TUPELO, Miss. (WCBI) – Residents across North Mississippi and the state often take clean, safe drinking water for granted. A staff of highly skilled professionals helps get drinking water and wastewater services to customers, many in rural areas.
The Mississippi Rural Water Association is hosting several days of training to make sure its members have the latest knowledge and guidance to best serve their customers.
As a class was underway to provide certification for water system operators, another course for office personnel was bringing them up to date on latest technology and best practices for handling money and other matters.
The Mississippi Rural Water Association is also holding classes for members of water boards statewide during the four day event at the Bancorpsouth Arena and Conference Center.
“You as a customer and I as a customer, knowing there’s somebody who is qualified, to know what’s going in my drinking water, make sure it’s safe for me and my family, grandchildren, nursing homes, hospitals, this is where it comes home, and discharge of the waste going into receiving streams, these people are professionals,” said Bill Rutledge, president of MSRWA.
There are 1,060 rural water associations in Mississippi and employees said receiving up to date information from the training sessions is crucial for customers.
“I love the vast information we get from Mississippi rural Water and being able to connect and network with other clerks who do the same thing we do, it’s always a great plus,” said Rita Talford, Bruce City Clerk.
“Stay on top of regulations, you don’t want to get caught out of regulations, you got new stuff going on that can help treat the water, so we can best serve the people,” said Tramphis Boyd, of the CCM Water Association.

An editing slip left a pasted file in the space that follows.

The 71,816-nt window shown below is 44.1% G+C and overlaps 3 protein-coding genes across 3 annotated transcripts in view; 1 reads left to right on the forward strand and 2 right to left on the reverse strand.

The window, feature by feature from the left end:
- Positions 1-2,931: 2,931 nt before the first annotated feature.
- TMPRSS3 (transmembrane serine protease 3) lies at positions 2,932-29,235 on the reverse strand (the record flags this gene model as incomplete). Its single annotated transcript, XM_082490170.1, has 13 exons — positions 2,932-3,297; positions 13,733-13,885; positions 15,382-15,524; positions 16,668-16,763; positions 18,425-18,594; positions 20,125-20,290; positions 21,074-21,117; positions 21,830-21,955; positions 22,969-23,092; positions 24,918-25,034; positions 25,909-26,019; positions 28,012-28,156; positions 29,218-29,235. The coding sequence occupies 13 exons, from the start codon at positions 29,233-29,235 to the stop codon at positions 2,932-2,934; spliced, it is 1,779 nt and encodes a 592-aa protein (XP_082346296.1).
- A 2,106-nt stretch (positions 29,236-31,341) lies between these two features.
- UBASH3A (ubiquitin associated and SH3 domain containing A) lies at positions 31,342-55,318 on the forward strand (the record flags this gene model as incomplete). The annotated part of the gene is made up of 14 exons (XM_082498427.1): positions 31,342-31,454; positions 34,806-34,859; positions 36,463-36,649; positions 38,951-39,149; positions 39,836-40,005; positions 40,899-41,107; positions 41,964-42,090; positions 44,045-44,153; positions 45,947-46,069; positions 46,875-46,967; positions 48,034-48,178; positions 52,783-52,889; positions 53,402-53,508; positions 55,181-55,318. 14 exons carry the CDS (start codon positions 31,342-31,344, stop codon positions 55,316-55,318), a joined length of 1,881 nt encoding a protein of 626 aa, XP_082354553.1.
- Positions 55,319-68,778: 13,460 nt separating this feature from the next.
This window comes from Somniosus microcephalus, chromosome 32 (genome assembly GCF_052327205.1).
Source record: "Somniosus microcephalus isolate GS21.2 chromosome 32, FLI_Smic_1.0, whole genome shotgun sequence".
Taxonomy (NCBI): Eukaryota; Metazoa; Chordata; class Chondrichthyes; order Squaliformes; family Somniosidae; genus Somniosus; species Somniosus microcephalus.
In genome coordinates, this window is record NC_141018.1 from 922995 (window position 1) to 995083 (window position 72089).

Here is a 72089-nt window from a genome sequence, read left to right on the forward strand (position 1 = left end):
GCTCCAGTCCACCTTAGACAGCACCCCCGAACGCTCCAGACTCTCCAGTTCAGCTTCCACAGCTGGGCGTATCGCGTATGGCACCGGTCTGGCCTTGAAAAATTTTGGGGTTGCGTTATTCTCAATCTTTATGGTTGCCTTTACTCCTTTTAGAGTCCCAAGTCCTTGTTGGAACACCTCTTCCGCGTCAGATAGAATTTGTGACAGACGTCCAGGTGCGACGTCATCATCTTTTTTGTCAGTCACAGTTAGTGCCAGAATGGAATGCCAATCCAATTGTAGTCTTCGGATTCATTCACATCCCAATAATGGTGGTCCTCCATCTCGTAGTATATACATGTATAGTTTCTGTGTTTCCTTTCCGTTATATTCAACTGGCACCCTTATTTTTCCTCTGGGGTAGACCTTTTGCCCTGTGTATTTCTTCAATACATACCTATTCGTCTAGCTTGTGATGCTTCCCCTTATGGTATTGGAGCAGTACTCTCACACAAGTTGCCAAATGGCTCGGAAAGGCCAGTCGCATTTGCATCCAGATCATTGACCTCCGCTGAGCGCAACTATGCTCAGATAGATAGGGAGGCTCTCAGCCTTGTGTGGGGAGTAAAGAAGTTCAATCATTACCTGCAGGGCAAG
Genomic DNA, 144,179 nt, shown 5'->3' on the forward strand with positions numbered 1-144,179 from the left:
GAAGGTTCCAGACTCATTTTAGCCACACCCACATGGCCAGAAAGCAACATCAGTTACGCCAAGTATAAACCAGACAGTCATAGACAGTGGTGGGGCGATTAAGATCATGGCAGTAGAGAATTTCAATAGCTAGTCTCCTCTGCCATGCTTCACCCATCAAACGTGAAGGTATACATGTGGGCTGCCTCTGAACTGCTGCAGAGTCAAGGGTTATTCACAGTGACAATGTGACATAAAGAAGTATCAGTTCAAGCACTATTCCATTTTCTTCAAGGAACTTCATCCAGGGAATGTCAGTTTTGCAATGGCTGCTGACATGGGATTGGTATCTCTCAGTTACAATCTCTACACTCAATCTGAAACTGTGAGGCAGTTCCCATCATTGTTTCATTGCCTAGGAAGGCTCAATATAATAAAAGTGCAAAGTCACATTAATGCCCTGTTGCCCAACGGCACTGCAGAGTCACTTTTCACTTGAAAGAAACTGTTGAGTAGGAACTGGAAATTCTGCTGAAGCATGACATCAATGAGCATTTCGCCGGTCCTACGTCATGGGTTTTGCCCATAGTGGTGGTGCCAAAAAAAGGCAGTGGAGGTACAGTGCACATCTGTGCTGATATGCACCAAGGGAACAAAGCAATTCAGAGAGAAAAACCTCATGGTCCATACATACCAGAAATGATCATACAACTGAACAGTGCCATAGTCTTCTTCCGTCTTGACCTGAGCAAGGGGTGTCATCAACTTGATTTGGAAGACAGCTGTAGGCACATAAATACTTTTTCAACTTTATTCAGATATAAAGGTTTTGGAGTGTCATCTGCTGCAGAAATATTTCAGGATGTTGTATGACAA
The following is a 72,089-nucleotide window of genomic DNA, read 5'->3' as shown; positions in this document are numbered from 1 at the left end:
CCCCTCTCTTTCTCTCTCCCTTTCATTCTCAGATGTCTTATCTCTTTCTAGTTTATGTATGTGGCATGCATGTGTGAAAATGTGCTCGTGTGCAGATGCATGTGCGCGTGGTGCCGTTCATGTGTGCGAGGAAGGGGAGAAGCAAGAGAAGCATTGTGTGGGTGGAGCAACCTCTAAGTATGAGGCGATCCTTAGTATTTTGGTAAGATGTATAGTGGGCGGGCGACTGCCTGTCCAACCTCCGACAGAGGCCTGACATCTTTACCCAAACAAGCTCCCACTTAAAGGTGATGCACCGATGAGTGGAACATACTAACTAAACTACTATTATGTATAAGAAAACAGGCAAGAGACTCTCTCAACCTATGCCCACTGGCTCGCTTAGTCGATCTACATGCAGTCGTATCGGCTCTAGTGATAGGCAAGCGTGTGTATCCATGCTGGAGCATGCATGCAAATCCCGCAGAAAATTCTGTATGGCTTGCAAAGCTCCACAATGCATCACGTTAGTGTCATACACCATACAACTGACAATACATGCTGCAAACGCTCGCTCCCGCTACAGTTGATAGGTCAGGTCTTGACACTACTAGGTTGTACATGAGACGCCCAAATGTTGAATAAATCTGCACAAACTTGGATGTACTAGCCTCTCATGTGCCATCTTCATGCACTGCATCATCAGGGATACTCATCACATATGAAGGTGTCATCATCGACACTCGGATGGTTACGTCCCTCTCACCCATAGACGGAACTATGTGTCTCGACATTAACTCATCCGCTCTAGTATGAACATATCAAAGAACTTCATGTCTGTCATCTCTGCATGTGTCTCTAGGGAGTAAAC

The Mississippi Rural Water Association also keeps up with latest trends in the industry. One of the most disturbing is a drop in the number of young people who want to become system operators or work for rural water associations.
It is one major reason the statewide organization will soon take part in an apprenticeship program.
“We are in the process of starting a apprenticeship program with Mississippi Rural Water in conjunction with National Rural Water to try and get younger people on board , in this type of work. Lots of our systems are small systems and to keep rates low they aren’t able to pay men good money and provide benefits, they may have the salary but cannot provide benefits, and benefits is a major thing these days,” said Kirby Mayfield, CEO of MSRWA.
Mayfield also points out that Mississippi has the largest number of USDA loans and grants for rural water associations than any other state. He credits that to years of strong representation in Washington.
The training sessions wrap up Friday with a certification test for new water system operators.